Conversely, healthcare professionals may benefit from hearing directly from the family, in a neutral venue, over a period of time, away from the realities of the hospital ward. For both parties, then, mediation might provide an opportunity to hear from and be heard, in a way that is not possible in the ordinary course of the provision of healthcare.
Yet mediation is not a cure-all to the difficulties that arise in these disputes, and it should not be discussed as such. Nor should it be seen as a route to compromise, something neither party in medical treatment disputes could countenance when issues of life and death are at stake.
In such contexts, the ‘stereotypical image of a mediated settlement model, often characterised in terms of a confidential carve-up borne of an unseemly horse-trade, need not apply. Mediation is a flexible tool, in which the ground rules and outcomes can be dictated by the nature of the dispute and the priorities of the parties.’ Unlike in clinical negligence disputes, the remedy sought in medical treatment cases is not a financial settlement, requiring a different ‘sensibility’ of mediation than that commonly used in civil and commercial claims.
One of the concerns, raised by Supperstone et al and other public lawyers, is the confidentiality of mediation when used in disputes with a wider public interest. It is important to draw a distinction between the confidentiality of the mediation discussion and the confidentiality of any agreed outcome. The former is the default position for most mediations, to allow for frank and honest exchange between the parties. The latter, however, is for the parties to agree, and in mediations involving a wider public interest, the parties can agree on a shared public statement on the mediation outcome.
Mediation in medical treatment disputes should be seen as providing a much-needed neutral space for careful discussion between parents and family members and the healthcare professionals, mediated by an independent and highly skilled facilitator. Working with the parties, the mediator tailors all aspects of the mediation process to the needs of all those involved and ensures each voice is heard. Getting the appropriate people to the mediation is important so that questions can be answered, interests explored and, where appropriate, consensual agreements reached on ways forward.
Mediations are often highly emotive meetings, and no more so than in this context. Crucially, any outcomes are ones the parties themselves have decided on, and in that way they are active participants reaching collective decisions. Where the parties in dispute must maintain an ongoing working relationship, this can be invaluable.
What’s the Evidence?
Despite the perceived benefits of mediation and the wide-ranging evidence from other fields, there is currently only limited evidence about its use to resolve medical treatment disputes. There is some evidence about mediation’s use in the linked areas of resolving paediatric conflict, adult care mediation and an interview study with participants in mental capacity law mediations, see Reimagining the Court of Protection: Access to Justice in Mental Capacity Law. Otherwise, the data on mediation’s use is incomplete.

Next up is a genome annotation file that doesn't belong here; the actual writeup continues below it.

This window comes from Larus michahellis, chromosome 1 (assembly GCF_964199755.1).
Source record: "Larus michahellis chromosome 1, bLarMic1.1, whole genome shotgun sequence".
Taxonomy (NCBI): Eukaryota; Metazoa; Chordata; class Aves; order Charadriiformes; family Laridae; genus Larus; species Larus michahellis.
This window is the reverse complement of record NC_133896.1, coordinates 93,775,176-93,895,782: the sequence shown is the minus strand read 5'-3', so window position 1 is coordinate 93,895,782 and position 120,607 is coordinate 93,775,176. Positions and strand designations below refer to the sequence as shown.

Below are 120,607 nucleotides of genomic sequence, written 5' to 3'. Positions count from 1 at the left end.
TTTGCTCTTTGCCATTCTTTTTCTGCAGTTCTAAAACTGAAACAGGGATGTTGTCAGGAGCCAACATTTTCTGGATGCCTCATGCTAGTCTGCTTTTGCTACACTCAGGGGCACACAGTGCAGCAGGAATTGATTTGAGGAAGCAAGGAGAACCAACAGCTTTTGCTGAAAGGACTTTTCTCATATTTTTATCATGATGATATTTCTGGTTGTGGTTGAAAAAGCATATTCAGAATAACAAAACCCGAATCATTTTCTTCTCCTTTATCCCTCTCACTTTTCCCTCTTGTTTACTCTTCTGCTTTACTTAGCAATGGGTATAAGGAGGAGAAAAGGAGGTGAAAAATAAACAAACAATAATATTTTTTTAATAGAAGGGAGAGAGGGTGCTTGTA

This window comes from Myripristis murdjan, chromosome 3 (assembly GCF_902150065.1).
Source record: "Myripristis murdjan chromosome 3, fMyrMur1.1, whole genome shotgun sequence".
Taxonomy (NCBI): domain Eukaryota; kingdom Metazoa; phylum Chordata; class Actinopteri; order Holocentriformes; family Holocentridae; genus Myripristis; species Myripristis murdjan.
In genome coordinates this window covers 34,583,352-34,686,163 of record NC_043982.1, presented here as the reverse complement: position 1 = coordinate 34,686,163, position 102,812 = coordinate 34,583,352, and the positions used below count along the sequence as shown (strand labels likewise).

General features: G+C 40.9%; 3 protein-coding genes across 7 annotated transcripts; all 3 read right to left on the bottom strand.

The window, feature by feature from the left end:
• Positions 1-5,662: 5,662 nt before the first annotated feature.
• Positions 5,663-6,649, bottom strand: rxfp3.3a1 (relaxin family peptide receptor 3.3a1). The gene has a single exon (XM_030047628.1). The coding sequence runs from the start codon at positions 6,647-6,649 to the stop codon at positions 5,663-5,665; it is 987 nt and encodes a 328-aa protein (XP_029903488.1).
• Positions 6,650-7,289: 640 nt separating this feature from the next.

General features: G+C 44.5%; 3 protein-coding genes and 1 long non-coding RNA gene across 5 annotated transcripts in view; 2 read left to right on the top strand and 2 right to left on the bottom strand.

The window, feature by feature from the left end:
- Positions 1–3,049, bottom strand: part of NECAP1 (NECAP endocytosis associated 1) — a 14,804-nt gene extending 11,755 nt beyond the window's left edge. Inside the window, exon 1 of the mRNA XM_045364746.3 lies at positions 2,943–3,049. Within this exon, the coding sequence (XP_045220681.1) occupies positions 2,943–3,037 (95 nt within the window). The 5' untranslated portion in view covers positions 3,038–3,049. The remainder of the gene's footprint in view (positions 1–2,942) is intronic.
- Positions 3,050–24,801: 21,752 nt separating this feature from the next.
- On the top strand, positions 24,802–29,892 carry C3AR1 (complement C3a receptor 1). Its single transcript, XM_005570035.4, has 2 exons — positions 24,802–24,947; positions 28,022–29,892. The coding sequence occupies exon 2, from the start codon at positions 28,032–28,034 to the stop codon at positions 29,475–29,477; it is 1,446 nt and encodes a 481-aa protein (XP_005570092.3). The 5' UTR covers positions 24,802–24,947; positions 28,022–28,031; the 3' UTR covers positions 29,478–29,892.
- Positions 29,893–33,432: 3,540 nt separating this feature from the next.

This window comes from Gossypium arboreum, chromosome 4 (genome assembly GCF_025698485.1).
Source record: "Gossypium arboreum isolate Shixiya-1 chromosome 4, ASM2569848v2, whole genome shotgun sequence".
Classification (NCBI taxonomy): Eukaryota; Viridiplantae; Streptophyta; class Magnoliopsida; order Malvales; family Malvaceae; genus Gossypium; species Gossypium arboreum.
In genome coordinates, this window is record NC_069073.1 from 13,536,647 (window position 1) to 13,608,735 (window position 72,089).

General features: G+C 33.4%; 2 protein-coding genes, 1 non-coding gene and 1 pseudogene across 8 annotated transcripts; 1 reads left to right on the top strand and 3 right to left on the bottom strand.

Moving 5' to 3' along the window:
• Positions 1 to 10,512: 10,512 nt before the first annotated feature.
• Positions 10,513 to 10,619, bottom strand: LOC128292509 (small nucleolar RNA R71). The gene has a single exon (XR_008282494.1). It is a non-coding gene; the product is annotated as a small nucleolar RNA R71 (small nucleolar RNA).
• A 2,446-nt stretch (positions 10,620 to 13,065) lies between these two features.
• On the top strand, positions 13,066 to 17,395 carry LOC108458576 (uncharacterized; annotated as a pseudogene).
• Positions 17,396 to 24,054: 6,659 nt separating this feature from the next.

As part of our current research on medical treatment mediation, we will be conducting direct observations of mediations, as well as interviewing and surveying mediation participants. Our research will provide much-needed evidence as to whether mediation does provide a more therapeutic way of resolving medical treatment disputes, and if so, in what ways.
The discussion about how best to resolve disputes between healthcare professionals and families will no doubt continue, with some advocating for greater parental rights and others maintaining that the current law is well suited to resolving these matters. What is clear, however, is that the legal process can reinforce disagreement and entrench positions.
Perhaps a different way of approaching healthcare conflict is required – one which values giving all parties the time and space to engage in early communication and to seek agreement on their own terms, with a neutral third party guiding them.
Yet the risks in using mediation are numerous: it is relatively empirically untested as a way of resolving these cases specifically (although the evidence is strong in other fields); it may lead to the interests of one of the parties being prioritised over the other’s; it may cause delay and lead to prolonged suffering for the patient; it may be felt by families that mediation is used merely to persuade them into agreement with the healthcare professionals; it may fail to prioritise the voice of the patient herself.
Using mediation to resolve these cases will not be a panacea. However, its potential is worth considering, and we aim to shine a light on it as a tool for helping to resolve these difficult cases in a more therapeutic way.
If you would like to know more about our research project looking at the use of mediation in medical treatment disputes, please contact Dr Jaime Lindsey, the Principal Investigator, at email@example.com.
 M. Supperstone, D. Stilitz and C. Sheldon, ‘ADR and Public Law’, (2006) Public Law Summer, 299-319, p. 313.